SA Medical Association worried about ‘dire shortages’ at KZN hospitals
Disagreement over whether KwaZulu-Natal has the resources to cope with Covid-19 patients continued on Thursday as the South African Medical Association (Sama) bemoaned a “dire shortage” of medical staff, oxygen and PPE in the province.
Health MEC Nomagugu Simelane-Zulu appealed to the public on Wednesday to stop spreading rumours about the province's alleged inability to admit patients due to a shortage of beds.
She said at least 34% of hospital beds were unoccupied in the province, which on Wednesday evening had the highest number of active cases in the country at 54,981, followed by 39,351 in the Western Cape.
However, the association said on Thursday that the MEC's assurance about beds was “misleading” and “counterproductive” to efforts to effectively deal with the pandemic.
“Sama also says there is a dire shortage of medical staff, oxygen and PPE in KwaZulu-Natal, all of which are hampering care efforts,” it said in a statement.
On the question of beds, Sama chairperson Dr Angelique Coetzee said: “Based on the feedback we are receiving from doctors on the ground, this is incorrect and the figure quoted by the MEC includes all hospital beds, not those specifically designated for Covid-19 patients.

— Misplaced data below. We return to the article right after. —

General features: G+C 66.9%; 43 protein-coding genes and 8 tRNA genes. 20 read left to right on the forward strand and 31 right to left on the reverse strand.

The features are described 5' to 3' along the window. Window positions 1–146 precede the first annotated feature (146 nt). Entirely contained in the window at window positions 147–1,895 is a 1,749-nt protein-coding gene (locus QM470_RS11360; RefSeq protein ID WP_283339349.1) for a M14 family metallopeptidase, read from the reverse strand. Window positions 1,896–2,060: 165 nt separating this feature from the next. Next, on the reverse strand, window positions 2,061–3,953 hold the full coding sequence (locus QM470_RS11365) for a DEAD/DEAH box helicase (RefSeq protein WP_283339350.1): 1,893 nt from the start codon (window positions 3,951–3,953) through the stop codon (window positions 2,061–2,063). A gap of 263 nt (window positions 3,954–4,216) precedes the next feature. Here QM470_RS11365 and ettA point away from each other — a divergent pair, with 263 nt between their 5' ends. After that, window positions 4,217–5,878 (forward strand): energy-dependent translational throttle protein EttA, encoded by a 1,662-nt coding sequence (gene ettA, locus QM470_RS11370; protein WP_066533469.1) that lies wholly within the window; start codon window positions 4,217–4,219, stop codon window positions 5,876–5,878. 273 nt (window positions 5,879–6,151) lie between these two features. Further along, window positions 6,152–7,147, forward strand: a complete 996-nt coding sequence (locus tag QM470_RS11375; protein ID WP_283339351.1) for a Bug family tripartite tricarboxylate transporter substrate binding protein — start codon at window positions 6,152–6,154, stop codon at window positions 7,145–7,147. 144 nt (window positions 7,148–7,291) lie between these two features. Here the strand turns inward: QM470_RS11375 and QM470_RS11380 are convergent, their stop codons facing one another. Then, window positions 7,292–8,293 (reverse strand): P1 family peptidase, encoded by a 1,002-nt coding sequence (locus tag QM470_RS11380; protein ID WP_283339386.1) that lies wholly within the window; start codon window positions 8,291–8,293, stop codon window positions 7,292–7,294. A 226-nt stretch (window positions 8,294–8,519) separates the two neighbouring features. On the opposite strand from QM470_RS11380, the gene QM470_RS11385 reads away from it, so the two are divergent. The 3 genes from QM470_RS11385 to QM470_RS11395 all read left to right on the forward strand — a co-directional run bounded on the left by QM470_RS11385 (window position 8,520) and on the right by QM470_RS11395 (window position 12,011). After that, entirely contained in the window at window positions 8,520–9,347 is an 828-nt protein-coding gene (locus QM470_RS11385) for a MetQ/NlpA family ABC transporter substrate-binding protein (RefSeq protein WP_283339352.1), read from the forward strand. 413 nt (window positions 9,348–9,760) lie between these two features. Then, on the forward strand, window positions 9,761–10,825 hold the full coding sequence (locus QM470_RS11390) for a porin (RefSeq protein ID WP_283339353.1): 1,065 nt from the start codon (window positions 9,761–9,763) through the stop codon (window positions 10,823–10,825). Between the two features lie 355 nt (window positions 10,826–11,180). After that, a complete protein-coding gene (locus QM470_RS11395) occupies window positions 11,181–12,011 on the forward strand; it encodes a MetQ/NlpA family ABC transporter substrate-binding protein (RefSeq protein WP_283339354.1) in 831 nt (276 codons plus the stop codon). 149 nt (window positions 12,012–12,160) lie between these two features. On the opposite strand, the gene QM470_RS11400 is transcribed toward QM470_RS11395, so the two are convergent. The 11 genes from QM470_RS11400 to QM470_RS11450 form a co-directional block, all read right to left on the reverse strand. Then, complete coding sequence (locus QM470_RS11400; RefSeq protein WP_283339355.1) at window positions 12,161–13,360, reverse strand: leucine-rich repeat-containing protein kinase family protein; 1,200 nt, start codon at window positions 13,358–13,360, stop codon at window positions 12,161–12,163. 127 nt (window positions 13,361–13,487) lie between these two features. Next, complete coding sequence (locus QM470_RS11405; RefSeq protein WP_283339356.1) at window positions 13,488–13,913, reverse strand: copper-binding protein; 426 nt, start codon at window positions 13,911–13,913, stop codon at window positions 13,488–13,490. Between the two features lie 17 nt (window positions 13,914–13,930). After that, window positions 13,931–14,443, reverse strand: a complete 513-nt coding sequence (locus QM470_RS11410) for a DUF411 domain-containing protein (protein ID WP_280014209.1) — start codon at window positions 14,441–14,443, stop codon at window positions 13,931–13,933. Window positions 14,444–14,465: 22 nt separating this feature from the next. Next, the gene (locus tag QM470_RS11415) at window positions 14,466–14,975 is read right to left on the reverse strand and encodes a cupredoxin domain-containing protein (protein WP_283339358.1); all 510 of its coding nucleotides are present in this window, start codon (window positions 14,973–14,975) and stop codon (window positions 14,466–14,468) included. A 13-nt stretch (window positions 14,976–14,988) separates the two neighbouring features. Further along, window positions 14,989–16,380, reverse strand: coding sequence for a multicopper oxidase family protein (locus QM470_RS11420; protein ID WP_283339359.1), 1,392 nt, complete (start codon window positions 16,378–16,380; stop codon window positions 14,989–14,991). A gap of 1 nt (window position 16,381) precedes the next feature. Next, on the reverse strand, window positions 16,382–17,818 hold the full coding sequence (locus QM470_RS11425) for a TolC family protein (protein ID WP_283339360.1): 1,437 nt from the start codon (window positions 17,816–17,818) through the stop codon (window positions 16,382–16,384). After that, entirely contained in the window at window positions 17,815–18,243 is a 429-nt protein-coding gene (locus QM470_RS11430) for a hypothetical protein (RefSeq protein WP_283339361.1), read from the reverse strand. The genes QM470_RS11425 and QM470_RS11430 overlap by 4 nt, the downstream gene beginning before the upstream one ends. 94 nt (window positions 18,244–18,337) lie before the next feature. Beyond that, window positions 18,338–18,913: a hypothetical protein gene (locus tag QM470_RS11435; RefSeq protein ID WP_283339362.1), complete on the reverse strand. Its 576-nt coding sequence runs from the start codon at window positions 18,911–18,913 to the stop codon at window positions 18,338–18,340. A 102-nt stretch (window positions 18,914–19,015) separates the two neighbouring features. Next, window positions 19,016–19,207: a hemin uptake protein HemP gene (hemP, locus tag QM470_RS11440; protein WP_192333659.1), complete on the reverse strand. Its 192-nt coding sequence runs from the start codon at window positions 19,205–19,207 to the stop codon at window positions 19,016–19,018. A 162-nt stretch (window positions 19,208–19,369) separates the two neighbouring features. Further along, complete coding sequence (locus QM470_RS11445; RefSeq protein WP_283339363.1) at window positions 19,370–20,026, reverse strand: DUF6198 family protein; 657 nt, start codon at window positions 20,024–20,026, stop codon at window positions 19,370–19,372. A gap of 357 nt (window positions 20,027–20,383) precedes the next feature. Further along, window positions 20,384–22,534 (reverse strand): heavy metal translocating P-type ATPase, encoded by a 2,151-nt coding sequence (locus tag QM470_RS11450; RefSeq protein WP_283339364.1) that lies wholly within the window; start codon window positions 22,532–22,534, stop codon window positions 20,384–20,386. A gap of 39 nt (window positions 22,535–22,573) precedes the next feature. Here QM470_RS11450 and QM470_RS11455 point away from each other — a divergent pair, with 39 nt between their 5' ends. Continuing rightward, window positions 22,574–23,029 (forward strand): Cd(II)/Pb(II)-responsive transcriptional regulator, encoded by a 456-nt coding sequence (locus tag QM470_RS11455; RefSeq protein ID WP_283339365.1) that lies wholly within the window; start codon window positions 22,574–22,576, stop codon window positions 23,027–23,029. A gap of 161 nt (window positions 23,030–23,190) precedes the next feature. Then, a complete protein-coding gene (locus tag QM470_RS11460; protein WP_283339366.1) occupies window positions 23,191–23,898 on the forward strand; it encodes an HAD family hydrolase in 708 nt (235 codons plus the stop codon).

“We’ve had reports that these patients are waiting on benches, stretchers and in wheelchairs to be admitted.”
Coetzee said the number of available beds was only noteworthy if there were enough medical personnel to treat people in them. “Without trained doctors and nurses, a person lying in a bed may as well not even have a bed.
“We have consistently highlighted the severe shortage of health-care workers in KZN. It’s a situation which doesn’t appear to have been resolved yet. We are hearing stories every day from doctors in the province that they are overworked and on the verge of burnout.”
She said Sama received e-mails and calls almost daily about a lack of PPE and oxygen. Beds, adequate staffing and equipment needed to be addressed at the highest level to ensure patients received effective care.
“Our information is coming directly from doctors who are risking their lives on the front lines. They have no vested interests in creating a political storm, only to provide the best possible care to their patients while remaining safe themselves.
“We can’t be in a situation where we fool ourselves into believing all is well when it isn’t. That will only make dealing with the pandemic harder in the future,” she added.
Simelane-Zulu said as of Monday, the number of beds for isolation and patients under investigation was 3,477.
“Of these beds, 2,289 were occupied, which amounts to a 66% bed occupancy rate. These variations in bed occupancy rates among districts mean the province has 34% of beds that are unoccupied. This allows for intra ——district transfer of Covid-19 patients where there is pressure, should the need arise,” she said.
“We are confident bed occupancy will become a lot more stable, thanks to the reintroduction of level 3 regulations.”